VIDEO: Vet’s Necktie Business Grabs Defense Secretary’s Attention
By Katie Lange // November 29, 2015
used GI Bill to get a business degree
ABOVE VIDEO: It’s not every day a military vet gets to say the defense secretary is wearing his design, but that’s the case for an Army vet whose business is a big success. (Department of Defense video)
It’s not every day a military veteran gets to say, “Hey, the secretary of defense is wearing my tie!”
But that’s the case for one Army vet who has turned his startup company into a successful business.
Diego Echeverri, 34, spent five years in the Army with the 10th Mountain Division.
After he got out in 2006, he used the GI Bill to get a business degree, which he used in the Washington, D.C., political circuit for a few years before taking the plunge into something he really enjoyed – making neckties.
“I never thought that I’d get into menswear – never,” Echeverri said.
“But I was that friend in my group that my guy friends would always ask for advice on what to wear and that kind of thing. So it seemed like a natural fit.”
With the help of a friend and investor, Echeverri’s company, Bull and Moose Inc., was born. It’s been up and running for two years now, and it’s only getting bigger. Bull and Moose has already sold about 20,000 ties, scarves and pocket squares in three-dozen designs, many of which are made with surplus military fabrics.
“Something I realized early on in the military is how much it fluences menswear, from the bomber jacket to the blazer, combat boots, khakis, pea coats and trench coats. Even the necktie itself comes from the military,” Echeverri said.
His most popular item? The camouflage necktie.
“I had no idea how well it would be received, but it was on GQ.com. … It’s something everyone can appreciate,” Echeverri said of the hunters, veterans, hipsters and urban audiences that wear it. Even movie stars like Bradley Cooper and Mark Wahlberg, who have starred in recent military-based films, have one.
But Echeverri’s biggest success so far was being asked to design a tie for Defense Secretary Ash Carter.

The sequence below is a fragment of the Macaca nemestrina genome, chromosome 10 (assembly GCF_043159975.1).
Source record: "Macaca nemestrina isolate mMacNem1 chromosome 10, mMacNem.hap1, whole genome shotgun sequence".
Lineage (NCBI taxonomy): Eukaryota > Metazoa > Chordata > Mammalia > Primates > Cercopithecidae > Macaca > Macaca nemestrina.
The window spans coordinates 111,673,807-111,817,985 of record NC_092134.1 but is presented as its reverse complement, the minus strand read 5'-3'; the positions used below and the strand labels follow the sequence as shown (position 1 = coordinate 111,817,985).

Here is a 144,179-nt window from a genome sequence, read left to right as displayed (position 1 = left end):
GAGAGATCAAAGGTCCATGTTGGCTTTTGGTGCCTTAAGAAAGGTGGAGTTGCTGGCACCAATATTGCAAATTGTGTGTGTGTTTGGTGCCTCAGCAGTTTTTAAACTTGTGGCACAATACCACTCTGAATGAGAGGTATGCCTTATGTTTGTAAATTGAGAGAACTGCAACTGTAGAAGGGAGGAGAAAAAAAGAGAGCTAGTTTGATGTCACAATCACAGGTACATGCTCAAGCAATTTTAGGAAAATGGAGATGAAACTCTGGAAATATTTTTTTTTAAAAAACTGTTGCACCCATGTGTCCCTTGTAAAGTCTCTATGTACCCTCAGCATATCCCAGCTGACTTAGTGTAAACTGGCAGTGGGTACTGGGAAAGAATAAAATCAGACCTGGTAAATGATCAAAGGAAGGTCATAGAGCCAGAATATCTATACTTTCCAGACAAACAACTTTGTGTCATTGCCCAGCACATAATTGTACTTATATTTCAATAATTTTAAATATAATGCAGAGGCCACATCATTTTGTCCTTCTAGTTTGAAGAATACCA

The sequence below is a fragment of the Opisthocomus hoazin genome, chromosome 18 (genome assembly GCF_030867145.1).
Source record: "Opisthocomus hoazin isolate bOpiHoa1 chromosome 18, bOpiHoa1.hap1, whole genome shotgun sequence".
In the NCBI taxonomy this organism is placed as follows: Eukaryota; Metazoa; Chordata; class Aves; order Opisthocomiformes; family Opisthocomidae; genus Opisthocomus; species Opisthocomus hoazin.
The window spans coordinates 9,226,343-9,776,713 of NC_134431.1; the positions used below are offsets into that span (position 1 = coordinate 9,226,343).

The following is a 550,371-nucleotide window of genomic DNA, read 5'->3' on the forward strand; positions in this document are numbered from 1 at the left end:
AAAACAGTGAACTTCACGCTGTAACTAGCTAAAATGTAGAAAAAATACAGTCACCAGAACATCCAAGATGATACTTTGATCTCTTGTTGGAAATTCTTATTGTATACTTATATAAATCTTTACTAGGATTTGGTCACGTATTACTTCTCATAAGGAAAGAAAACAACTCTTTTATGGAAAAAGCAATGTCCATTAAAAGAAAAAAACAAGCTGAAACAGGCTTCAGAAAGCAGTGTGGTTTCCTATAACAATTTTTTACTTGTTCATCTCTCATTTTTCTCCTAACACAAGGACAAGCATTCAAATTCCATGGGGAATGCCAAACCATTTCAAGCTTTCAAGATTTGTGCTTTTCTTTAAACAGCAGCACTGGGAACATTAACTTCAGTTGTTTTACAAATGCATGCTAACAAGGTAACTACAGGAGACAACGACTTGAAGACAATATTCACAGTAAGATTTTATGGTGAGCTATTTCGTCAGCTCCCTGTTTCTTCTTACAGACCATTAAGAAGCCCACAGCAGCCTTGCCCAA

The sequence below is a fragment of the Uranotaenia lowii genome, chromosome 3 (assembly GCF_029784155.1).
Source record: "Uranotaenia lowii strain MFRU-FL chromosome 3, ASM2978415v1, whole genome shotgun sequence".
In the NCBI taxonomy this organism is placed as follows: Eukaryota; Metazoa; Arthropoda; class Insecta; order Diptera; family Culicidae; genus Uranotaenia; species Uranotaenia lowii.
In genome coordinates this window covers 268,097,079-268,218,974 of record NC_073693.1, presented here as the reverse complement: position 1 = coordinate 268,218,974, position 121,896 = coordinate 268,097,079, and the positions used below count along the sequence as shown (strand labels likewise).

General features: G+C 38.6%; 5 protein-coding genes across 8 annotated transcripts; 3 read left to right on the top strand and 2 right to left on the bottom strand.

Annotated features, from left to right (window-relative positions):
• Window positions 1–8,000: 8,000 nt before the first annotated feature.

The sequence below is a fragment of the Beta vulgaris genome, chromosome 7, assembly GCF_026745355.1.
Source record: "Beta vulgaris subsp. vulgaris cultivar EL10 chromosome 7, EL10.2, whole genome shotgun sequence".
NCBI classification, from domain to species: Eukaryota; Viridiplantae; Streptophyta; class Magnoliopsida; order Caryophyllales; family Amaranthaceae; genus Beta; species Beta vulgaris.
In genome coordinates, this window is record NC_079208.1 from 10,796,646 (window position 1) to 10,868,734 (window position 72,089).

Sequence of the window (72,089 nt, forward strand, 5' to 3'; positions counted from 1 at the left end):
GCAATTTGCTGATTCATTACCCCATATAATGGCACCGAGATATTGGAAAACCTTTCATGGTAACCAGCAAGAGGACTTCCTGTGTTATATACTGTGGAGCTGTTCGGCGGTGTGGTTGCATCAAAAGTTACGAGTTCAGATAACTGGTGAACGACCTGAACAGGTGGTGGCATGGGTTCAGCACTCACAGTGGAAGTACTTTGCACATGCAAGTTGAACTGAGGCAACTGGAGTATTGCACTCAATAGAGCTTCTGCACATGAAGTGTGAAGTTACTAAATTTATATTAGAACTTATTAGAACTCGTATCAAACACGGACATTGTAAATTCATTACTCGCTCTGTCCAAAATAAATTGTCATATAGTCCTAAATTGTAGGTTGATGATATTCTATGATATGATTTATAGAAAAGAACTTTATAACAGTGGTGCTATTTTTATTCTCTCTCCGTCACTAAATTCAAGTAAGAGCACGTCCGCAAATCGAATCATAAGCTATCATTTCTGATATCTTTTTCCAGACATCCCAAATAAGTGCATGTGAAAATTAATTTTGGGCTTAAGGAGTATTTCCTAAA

“I got a phone call out of the blue, and I thought it was a joke,” he said.
It wasn’t. Carter and his wife helped pick out the colors and the pattern, which is based around the number 25, since Carter is the 25th secretary of defense. The tie is Carter’s official gift to diplomats, leaders and heads of state, such as the King of Jordan.
“It has been the highlight of the company and our best achievement by far,” Echeverri said. “The huge sales are tough to compare to something like getting recognized by a member of the cabinet. … It’s pretty awesome.”
Military Experience Credited for Success
Bull and Moose, which is run out of Echeverri’s home in Alexandria, Virginia, is getting so big that he said he’ll have to start hiring workers soon. He credited his time in the Army with much of his ability to succeed.
The Brooks Brothers factory in Queens, New York City, manufactures several of Bull and Moose’s ties.
“The stick-to-itiveness that you learn all the way from basic training to deployments and seeing stuff through – that was probably the most valuable lesson in terms of becoming an entrepreneur,” he said.
His advice for vets looking to start their own businesses? Find mentors who have experience in what you’re looking to do, and take advantage of the GI Bill.
“Getting an education, going to school and learning about business – that was the most important thing I did post-military,” he said. “Otherwise, I wouldn’t have been prepared to start one.”
The fact that he is a veteran has helped, too – and it’ll help others, he said.
“We’ve been through the vicissitudes of life in the military – the ups and downs and difficulties of everything from losing friends to difficulties of training,” he said. “But that doesn’t mean that business is a natural fit, so learning about supply chains, marketing, finance and spreadsheets – those are all things that are absolutely necessary if you want to have a successful company.”
While it’s not easy, Echeverri said it’s worth it.
“There’s nothing like going out to an event and seeing someone in your product,” he said. “You question yourself so often when you have a business, but when you see someone out wearing your stuff, it gives you justification for the sacrifice.”
Bull and Moose supports veterans’ nonprofits and charities. Echeverri said many of his customers are former military members who support him because he is a veteran.
“If it weren’t for the men and women currently fighting overseas and at home, we wouldn’t have the freedoms to start companies and be successful,” he said. “I certainly attribute a lot of my company’s success to my military experience.”